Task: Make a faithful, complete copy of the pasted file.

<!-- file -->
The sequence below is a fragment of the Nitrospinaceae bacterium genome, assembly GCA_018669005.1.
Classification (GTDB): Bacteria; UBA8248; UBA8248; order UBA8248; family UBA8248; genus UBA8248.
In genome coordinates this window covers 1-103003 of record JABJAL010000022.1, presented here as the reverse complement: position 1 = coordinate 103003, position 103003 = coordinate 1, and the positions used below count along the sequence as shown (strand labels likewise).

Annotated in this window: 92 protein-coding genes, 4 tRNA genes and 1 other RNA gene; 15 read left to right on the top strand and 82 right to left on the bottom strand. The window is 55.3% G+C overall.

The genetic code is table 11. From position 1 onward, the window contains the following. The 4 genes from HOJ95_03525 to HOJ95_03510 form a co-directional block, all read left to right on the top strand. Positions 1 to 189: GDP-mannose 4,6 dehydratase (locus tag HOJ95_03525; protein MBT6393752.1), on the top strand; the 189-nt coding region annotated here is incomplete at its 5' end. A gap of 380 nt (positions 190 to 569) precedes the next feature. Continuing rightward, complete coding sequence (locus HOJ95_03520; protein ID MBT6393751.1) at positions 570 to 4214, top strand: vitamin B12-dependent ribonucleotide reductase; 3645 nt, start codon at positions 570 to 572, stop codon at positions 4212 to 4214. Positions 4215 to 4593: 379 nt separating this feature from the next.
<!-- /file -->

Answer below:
The sequence below is a fragment of the Nitrospinaceae bacterium genome, assembly GCA_018669005.1.
Classification (GTDB): Bacteria; UBA8248; UBA8248; order UBA8248; family UBA8248; genus UBA8248.
In genome coordinates this window covers 1-103003 of record JABJAL010000022.1, presented here as the reverse complement: position 1 = coordinate 103003, position 103003 = coordinate 1, and the positions used below count along the sequence as shown (strand labels likewise).

Annotated in this window: 92 protein-coding genes, 4 tRNA genes and 1 other RNA gene; 15 read left to right on the top strand and 82 right to left on the bottom strand. The window is 55.3% G+C overall.

The genetic code is table 11. From position 1 onward, the window contains the following. The 4 genes from HOJ95_03525 to HOJ95_03510 form a co-directional block, all read left to right on the top strand. Positions 1 to 189: GDP-mannose 4,6 dehydratase (locus tag HOJ95_03525; protein MBT6393752.1), on the top strand; the 189-nt coding region annotated here is incomplete at its 5' end. A gap of 380 nt (positions 190 to 569) precedes the next feature. Continuing rightward, complete coding sequence (locus HOJ95_03520; protein ID MBT6393751.1) at positions 570 to 4214, top strand: vitamin B12-dependent ribonucleotide reductase; 3645 nt, start codon at positions 570 to 572, stop codon at positions 4212 to 4214. Positions 4215 to 4593: 379 nt separating this feature from the next.